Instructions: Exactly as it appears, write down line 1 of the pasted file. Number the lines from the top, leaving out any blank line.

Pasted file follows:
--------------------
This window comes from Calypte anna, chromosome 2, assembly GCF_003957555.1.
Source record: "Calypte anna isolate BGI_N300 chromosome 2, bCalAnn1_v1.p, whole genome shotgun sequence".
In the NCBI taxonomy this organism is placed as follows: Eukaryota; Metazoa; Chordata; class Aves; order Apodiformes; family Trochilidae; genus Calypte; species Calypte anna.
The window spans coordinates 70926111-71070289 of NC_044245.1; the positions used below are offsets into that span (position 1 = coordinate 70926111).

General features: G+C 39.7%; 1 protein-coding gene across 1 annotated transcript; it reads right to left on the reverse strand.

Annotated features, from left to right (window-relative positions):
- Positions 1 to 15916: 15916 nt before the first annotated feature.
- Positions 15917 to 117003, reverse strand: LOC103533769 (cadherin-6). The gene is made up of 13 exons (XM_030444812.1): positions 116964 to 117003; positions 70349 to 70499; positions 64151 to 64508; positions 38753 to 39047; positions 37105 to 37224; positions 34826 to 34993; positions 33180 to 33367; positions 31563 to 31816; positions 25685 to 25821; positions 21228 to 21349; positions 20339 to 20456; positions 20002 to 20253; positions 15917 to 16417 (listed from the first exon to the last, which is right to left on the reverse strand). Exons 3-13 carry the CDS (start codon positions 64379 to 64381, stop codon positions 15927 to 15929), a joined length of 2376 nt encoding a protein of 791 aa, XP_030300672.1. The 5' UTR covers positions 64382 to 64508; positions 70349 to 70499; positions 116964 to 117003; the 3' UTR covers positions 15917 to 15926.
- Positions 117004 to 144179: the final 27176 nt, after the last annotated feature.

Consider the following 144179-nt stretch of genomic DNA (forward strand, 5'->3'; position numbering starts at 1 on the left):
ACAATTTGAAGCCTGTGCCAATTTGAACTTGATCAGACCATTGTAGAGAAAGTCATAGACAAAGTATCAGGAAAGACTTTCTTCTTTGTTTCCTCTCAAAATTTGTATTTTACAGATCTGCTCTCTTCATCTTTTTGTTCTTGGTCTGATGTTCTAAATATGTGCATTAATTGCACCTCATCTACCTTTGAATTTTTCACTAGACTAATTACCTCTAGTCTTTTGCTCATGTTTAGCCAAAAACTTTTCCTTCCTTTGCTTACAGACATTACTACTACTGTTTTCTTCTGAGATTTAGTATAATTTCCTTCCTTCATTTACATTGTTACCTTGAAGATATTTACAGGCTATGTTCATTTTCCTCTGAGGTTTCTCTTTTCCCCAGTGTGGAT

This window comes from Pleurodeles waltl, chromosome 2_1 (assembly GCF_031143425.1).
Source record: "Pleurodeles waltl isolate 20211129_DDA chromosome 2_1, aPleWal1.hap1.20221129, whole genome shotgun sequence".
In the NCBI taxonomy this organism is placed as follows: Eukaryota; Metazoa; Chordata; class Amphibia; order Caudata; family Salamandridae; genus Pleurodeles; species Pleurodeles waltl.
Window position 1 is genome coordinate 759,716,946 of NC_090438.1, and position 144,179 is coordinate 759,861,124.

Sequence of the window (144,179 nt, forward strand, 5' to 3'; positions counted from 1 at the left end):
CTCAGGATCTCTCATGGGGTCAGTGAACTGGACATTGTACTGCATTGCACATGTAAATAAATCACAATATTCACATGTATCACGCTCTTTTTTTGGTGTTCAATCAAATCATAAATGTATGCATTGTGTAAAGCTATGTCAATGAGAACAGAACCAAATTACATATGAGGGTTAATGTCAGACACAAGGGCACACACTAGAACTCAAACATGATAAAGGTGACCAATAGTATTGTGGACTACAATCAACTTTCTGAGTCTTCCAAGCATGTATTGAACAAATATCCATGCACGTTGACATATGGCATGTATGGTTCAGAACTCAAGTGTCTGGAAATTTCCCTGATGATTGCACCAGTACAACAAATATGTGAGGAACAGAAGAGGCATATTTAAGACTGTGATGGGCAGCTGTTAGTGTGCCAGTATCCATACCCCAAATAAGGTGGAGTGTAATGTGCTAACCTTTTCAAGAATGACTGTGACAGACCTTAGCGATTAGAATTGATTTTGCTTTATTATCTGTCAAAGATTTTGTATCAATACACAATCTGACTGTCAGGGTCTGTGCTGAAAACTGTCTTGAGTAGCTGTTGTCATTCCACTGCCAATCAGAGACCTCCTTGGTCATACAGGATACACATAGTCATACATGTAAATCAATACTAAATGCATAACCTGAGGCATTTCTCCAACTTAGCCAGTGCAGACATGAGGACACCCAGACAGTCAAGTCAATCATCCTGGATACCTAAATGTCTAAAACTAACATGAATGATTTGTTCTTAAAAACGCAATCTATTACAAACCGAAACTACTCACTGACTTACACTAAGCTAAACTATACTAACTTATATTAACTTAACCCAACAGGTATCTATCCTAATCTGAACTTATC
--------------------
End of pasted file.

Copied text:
This window comes from Calypte anna, chromosome 2, assembly GCF_003957555.1.